By: Pat Roppel, copyright held by author
Salmon salteries were usually an establishment of small capital. A cooper, with a handful of tools could go into the woods, fall a few trees, and make barrels. Hoops to hold the barrels together, salt and fishing gear were shipped North. Fishermen, sometimes Natives, harvested sockeye salmon by seines from skiffs in or at the mouth of a fish stream or river. Wooden vats, usually in a rough wooden building, held the fish in salt until they were processed sufficiently to be packed into barrels.
The Taku Riverthat flows into the inlet of the same name sustains a run of salmon. Charles Brown came there in 1882 to salt fish, financed by his partner Peter Eussard, the discoverer of the Treadwell Paris mine. We learn from Brown’s 1884 mortgage that the saltery consisted of houses, sheds, fish tanks and fishing boats. When Brown died in 1889, his estate included the Taku Fisheries, with cabin, smokehouse and shed and three old boats, two fishing nets and some barrels of salmon backs and heads. This is the last mention of Taku Fisheries.
Perhaps Gilbert, Stephens, and Murray used the site in 1891 when the Juneaupaper reported they were ready to ship several tons of dry and salted salmon from the inlet. The next men, Billy Layton and A. Hipe, salted only 15 barrels of salmon bellies in 1894. The following year, J. P. Whitney, the resident manager of Polar Fish and Trading Company, a New York concern, started a saltery, but no more was found about it.
As we can see these were short-lived. Marketing may have been a problem, and shipping expensive.
The next operation lasted longer undoubtedly because it was financed by a company with established markets and access to more fishing gear, Quadra Packing Company with Peter Buschman operated a cannery at Boca de Quadra. It chose Brown’s site at Taku Point near the head of the inlet to establish its saltery in 1898. By 1900 it had a large force of men with gear from Petersburgwhere another cannery had just been constructed. Only red king salmon were salted, and if the kings were white only the bellies were used. A New York City Jewish market had developed. The salt was soaked from the fish, it was smoked, then made into lox. With two canneries to manage, Buschmann ceased salting at the end of 1901. This was the last operation that solely salted salmon from the Taku River. For a number of years the Taku Harbor cannery salted and mild cured the Inlet’s fish at that facility.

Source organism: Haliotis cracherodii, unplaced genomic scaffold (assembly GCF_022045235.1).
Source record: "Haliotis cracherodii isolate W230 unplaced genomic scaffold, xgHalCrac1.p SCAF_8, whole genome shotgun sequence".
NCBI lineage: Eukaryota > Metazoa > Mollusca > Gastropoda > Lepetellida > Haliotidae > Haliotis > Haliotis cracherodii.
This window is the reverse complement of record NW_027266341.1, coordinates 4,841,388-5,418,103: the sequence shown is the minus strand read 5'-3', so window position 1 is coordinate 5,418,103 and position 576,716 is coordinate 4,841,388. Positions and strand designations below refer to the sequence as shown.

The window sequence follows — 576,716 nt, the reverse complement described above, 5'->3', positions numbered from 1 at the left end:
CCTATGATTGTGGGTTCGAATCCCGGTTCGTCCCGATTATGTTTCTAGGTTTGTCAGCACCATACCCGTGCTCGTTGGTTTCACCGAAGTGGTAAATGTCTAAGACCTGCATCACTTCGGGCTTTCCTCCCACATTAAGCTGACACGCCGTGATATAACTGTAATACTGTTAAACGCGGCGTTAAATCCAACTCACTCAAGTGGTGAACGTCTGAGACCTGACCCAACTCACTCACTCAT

Ron and Nan Schonenbach asked me about Taku Point that they currently own. Bob DeArmond told Ron that J. L. Carlson acquired the site from Buschmann and had the site surveyed in 1902 but did not have it patented. This survey shows the salt house location. The Schoenenbachs located rusting pipes coming from the water source. Carlson had a cannery at Sunny Bayin Taku Inlet and sold it to Pacific Packing and Navigation Company in 1901. After a bankruptcy, Northwestern Fisheries obtained much of the company’s assets including Carlson’s Taku Packing cannery.
The Taku Point site is not listed among these assets. Northwestern Fisheries needed legal title if it wanted to use the Taku Point site. Part of an 1898 federal law allowed the acquisition of title thought soldiers’ additional homestead rights. This script was used for the most part by the cannery people, who failed or were hampered under the act of 1891 to obtain title to Alaskan land upon which the cannery or saltery was built.
I suspect that Northwestern Fisheries management had James Sackett or his estate apply for the site as a solders’ additional homestead. Ron tells me the federal patent was issued on January 13, 1908 with Northwestern Fisheries Company as the assignee of Sackett’s minor orphan children.
How long did the company use this site for temporary fishing crews’ quarters, storage of boats and gear? It is on my list of things to research!